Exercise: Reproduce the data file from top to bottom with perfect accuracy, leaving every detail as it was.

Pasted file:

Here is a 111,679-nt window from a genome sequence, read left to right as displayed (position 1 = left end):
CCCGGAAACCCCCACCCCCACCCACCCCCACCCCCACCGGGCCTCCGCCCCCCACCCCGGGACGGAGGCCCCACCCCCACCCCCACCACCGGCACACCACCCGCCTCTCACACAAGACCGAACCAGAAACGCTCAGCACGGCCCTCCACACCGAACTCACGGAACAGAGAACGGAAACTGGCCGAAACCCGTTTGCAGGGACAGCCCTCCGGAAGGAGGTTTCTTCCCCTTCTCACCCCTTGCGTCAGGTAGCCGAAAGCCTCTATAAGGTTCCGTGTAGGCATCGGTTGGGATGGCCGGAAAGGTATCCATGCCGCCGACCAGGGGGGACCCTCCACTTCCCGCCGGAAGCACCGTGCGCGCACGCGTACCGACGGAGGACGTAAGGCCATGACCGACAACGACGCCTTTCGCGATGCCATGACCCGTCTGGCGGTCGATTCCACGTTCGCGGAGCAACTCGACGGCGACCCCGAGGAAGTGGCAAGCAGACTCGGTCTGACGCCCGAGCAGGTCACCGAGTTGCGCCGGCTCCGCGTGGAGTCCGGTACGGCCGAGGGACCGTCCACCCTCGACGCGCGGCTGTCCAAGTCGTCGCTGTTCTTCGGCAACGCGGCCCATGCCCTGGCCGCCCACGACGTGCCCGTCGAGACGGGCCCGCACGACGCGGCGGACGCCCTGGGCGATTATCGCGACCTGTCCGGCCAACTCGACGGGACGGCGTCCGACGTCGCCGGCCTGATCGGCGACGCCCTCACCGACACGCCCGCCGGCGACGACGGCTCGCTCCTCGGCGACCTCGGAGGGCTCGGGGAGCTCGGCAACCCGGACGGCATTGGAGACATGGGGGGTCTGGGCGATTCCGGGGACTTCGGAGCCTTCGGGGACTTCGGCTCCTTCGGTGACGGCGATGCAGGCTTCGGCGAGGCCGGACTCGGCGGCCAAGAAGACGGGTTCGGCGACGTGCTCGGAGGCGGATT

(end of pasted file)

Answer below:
Here is a 111,679-nt window from a genome sequence, read left to right as displayed (position 1 = left end):
CCCGGAAACCCCCACCCCCACCCACCCCCACCCCCACCGGGCCTCCGCCCCCCACCCCGGGACGGAGGCCCCACCCCCACCCCCACCACCGGCACACCACCCGCCTCTCACACAAGACCGAACCAGAAACGCTCAGCACGGCCCTCCACACCGAACTCACGGAACAGAGAACGGAAACTGGCCGAAACCCGTTTGCAGGGACAGCCCTCCGGAAGGAGGTTTCTTCCCCTTCTCACCCCTTGCGTCAGGTAGCCGAAAGCCTCTATAAGGTTCCGTGTAGGCATCGGTTGGGATGGCCGGAAAGGTATCCATGCCGCCGACCAGGGGGGACCCTCCACTTCCCGCCGGAAGCACCGTGCGCGCACGCGTACCGACGGAGGACGTAAGGCCATGACCGACAACGACGCCTTTCGCGATGCCATGACCCGTCTGGCGGTCGATTCCACGTTCGCGGAGCAACTCGACGGCGACCCCGAGGAAGTGGCAAGCAGACTCGGTCTGACGCCCGAGCAGGTCACCGAGTTGCGCCGGCTCCGCGTGGAGTCCGGTACGGCCGAGGGACCGTCCACCCTCGACGCGCGGCTGTCCAAGTCGTCGCTGTTCTTCGGCAACGCGGCCCATGCCCTGGCCGCCCACGACGTGCCCGTCGAGACGGGCCCGCACGACGCGGCGGACGCCCTGGGCGATTATCGCGACCTGTCCGGCCAACTCGACGGGACGGCGTCCGACGTCGCCGGCCTGATCGGCGACGCCCTCACCGACACGCCCGCCGGCGACGACGGCTCGCTCCTCGGCGACCTCGGAGGGCTCGGGGAGCTCGGCAACCCGGACGGCATTGGAGACATGGGGGGTCTGGGCGATTCCGGGGACTTCGGAGCCTTCGGGGACTTCGGCTCCTTCGGTGACGGCGATGCAGGCTTCGGCGAGGCCGGACTCGGCGGCCAAGAAGACGGGTTCGGCGACGTGCTCGGAGGCGGATT